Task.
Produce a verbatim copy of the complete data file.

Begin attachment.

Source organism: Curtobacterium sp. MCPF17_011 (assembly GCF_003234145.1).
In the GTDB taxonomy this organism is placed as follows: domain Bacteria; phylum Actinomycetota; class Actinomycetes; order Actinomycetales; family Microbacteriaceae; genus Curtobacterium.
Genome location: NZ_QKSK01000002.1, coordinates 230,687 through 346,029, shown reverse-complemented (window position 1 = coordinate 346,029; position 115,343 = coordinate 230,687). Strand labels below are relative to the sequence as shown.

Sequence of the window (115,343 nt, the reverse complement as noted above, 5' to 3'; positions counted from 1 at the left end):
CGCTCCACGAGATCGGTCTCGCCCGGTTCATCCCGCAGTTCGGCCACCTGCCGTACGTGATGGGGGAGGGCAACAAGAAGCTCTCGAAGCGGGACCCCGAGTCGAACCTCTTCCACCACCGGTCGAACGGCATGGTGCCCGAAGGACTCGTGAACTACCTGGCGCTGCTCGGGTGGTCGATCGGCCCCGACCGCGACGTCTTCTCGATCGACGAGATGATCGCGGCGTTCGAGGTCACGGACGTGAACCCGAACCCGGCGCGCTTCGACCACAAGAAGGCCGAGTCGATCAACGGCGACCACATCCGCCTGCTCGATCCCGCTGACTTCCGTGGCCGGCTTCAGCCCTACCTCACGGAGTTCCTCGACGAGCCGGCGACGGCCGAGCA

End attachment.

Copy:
Source organism: Curtobacterium sp. MCPF17_011 (assembly GCF_003234145.1).
In the GTDB taxonomy this organism is placed as follows: domain Bacteria; phylum Actinomycetota; class Actinomycetes; order Actinomycetales; family Microbacteriaceae; genus Curtobacterium.
Genome location: NZ_QKSK01000002.1, coordinates 230,687 through 346,029, shown reverse-complemented (window position 1 = coordinate 346,029; position 115,343 = coordinate 230,687). Strand labels below are relative to the sequence as shown.

Sequence of the window (115,343 nt, the reverse complement as noted above, 5' to 3'; positions counted from 1 at the left end):
CGCTCCACGAGATCGGTCTCGCCCGGTTCATCCCGCAGTTCGGCCACCTGCCGTACGTGATGGGGGAGGGCAACAAGAAGCTCTCGAAGCGGGACCCCGAGTCGAACCTCTTCCACCACCGGTCGAACGGCATGGTGCCCGAAGGACTCGTGAACTACCTGGCGCTGCTCGGGTGGTCGATCGGCCCCGACCGCGACGTCTTCTCGATCGACGAGATGATCGCGGCGTTCGAGGTCACGGACGTGAACCCGAACCCGGCGCGCTTCGACCACAAGAAGGCCGAGTCGATCAACGGCGACCACATCCGCCTGCTCGATCCCGCTGACTTCCGTGGCCGGCTTCAGCCCTACCTCACGGAGTTCCTCGACGAGCCGGCGACGGCCGAGCA